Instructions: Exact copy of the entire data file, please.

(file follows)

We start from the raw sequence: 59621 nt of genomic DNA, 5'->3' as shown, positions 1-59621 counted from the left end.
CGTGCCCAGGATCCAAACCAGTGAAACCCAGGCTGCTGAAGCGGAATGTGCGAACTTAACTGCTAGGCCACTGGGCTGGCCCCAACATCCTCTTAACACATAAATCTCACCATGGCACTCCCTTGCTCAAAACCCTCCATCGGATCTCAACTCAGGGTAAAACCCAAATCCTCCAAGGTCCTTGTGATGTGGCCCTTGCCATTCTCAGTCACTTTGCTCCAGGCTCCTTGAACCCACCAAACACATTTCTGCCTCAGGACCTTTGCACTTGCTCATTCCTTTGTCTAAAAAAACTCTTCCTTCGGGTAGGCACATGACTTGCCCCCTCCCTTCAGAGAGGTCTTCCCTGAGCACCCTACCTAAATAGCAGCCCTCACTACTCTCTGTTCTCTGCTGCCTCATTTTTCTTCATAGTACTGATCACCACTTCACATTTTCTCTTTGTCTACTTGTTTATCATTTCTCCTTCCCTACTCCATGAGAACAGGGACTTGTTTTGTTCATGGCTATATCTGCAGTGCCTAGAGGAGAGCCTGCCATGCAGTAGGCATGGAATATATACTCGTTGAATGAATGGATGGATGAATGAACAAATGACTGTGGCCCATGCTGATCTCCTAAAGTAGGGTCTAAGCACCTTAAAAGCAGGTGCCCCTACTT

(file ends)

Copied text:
We start from the raw sequence: 59621 nt of genomic DNA, 5'->3' as shown, positions 1-59621 counted from the left end.
CGTGCCCAGGATCCAAACCAGTGAAACCCAGGCTGCTGAAGCGGAATGTGCGAACTTAACTGCTAGGCCACTGGGCTGGCCCCAACATCCTCTTAACACATAAATCTCACCATGGCACTCCCTTGCTCAAAACCCTCCATCGGATCTCAACTCAGGGTAAAACCCAAATCCTCCAAGGTCCTTGTGATGTGGCCCTTGCCATTCTCAGTCACTTTGCTCCAGGCTCCTTGAACCCACCAAACACATTTCTGCCTCAGGACCTTTGCACTTGCTCATTCCTTTGTCTAAAAAAACTCTTCCTTCGGGTAGGCACATGACTTGCCCCCTCCCTTCAGAGAGGTCTTCCCTGAGCACCCTACCTAAATAGCAGCCCTCACTACTCTCTGTTCTCTGCTGCCTCATTTTTCTTCATAGTACTGATCACCACTTCACATTTTCTCTTTGTCTACTTGTTTATCATTTCTCCTTCCCTACTCCATGAGAACAGGGACTTGTTTTGTTCATGGCTATATCTGCAGTGCCTAGAGGAGAGCCTGCCATGCAGTAGGCATGGAATATATACTCGTTGAATGAATGGATGGATGAATGAACAAATGACTGTGGCCCATGCTGATCTCCTAAAGTAGGGTCTAAGCACCTTAAAAGCAGGTGCCCCTACTT